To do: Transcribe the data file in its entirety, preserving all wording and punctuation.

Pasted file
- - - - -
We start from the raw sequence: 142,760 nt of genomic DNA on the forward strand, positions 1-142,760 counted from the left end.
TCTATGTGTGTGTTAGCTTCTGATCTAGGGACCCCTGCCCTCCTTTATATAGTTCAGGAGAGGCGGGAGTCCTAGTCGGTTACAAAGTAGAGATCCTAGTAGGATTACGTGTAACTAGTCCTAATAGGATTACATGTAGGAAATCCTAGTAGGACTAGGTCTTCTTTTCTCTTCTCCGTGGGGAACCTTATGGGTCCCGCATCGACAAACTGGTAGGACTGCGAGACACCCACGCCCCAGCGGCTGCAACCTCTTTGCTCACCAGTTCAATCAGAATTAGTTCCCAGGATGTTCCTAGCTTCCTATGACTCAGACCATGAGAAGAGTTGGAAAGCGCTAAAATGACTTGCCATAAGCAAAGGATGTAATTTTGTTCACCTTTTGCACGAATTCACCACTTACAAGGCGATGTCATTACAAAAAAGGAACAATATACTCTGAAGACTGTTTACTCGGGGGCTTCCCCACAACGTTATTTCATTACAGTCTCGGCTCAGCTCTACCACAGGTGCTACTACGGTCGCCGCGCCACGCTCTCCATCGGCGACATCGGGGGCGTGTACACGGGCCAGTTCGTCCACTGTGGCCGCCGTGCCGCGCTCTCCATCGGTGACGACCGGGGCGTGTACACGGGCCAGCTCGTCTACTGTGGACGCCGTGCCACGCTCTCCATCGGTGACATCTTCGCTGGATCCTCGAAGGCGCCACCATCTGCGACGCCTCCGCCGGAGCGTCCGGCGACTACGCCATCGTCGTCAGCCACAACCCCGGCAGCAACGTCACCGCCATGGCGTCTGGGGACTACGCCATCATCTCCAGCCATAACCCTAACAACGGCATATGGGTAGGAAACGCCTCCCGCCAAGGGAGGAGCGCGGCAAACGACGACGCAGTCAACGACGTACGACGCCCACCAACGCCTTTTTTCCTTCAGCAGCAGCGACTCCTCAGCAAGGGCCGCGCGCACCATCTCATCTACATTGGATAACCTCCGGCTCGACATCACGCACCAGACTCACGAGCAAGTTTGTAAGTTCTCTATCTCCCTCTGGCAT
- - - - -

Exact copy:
We start from the raw sequence: 142,760 nt of genomic DNA on the forward strand, positions 1-142,760 counted from the left end.
TCTATGTGTGTGTTAGCTTCTGATCTAGGGACCCCTGCCCTCCTTTATATAGTTCAGGAGAGGCGGGAGTCCTAGTCGGTTACAAAGTAGAGATCCTAGTAGGATTACGTGTAACTAGTCCTAATAGGATTACATGTAGGAAATCCTAGTAGGACTAGGTCTTCTTTTCTCTTCTCCGTGGGGAACCTTATGGGTCCCGCATCGACAAACTGGTAGGACTGCGAGACACCCACGCCCCAGCGGCTGCAACCTCTTTGCTCACCAGTTCAATCAGAATTAGTTCCCAGGATGTTCCTAGCTTCCTATGACTCAGACCATGAGAAGAGTTGGAAAGCGCTAAAATGACTTGCCATAAGCAAAGGATGTAATTTTGTTCACCTTTTGCACGAATTCACCACTTACAAGGCGATGTCATTACAAAAAAGGAACAATATACTCTGAAGACTGTTTACTCGGGGGCTTCCCCACAACGTTATTTCATTACAGTCTCGGCTCAGCTCTACCACAGGTGCTACTACGGTCGCCGCGCCACGCTCTCCATCGGCGACATCGGGGGCGTGTACACGGGCCAGTTCGTCCACTGTGGCCGCCGTGCCGCGCTCTCCATCGGTGACGACCGGGGCGTGTACACGGGCCAGCTCGTCTACTGTGGACGCCGTGCCACGCTCTCCATCGGTGACATCTTCGCTGGATCCTCGAAGGCGCCACCATCTGCGACGCCTCCGCCGGAGCGTCCGGCGACTACGCCATCGTCGTCAGCCACAACCCCGGCAGCAACGTCACCGCCATGGCGTCTGGGGACTACGCCATCATCTCCAGCCATAACCCTAACAACGGCATATGGGTAGGAAACGCCTCCCGCCAAGGGAGGAGCGCGGCAAACGACGACGCAGTCAACGACGTACGACGCCCACCAACGCCTTTTTTCCTTCAGCAGCAGCGACTCCTCAGCAAGGGCCGCGCGCACCATCTCATCTACATTGGATAACCTCCGGCTCGACATCACGCACCAGACTCACGAGCAAGTTTGTAAGTTCTCTATCTCCCTCTGGCAT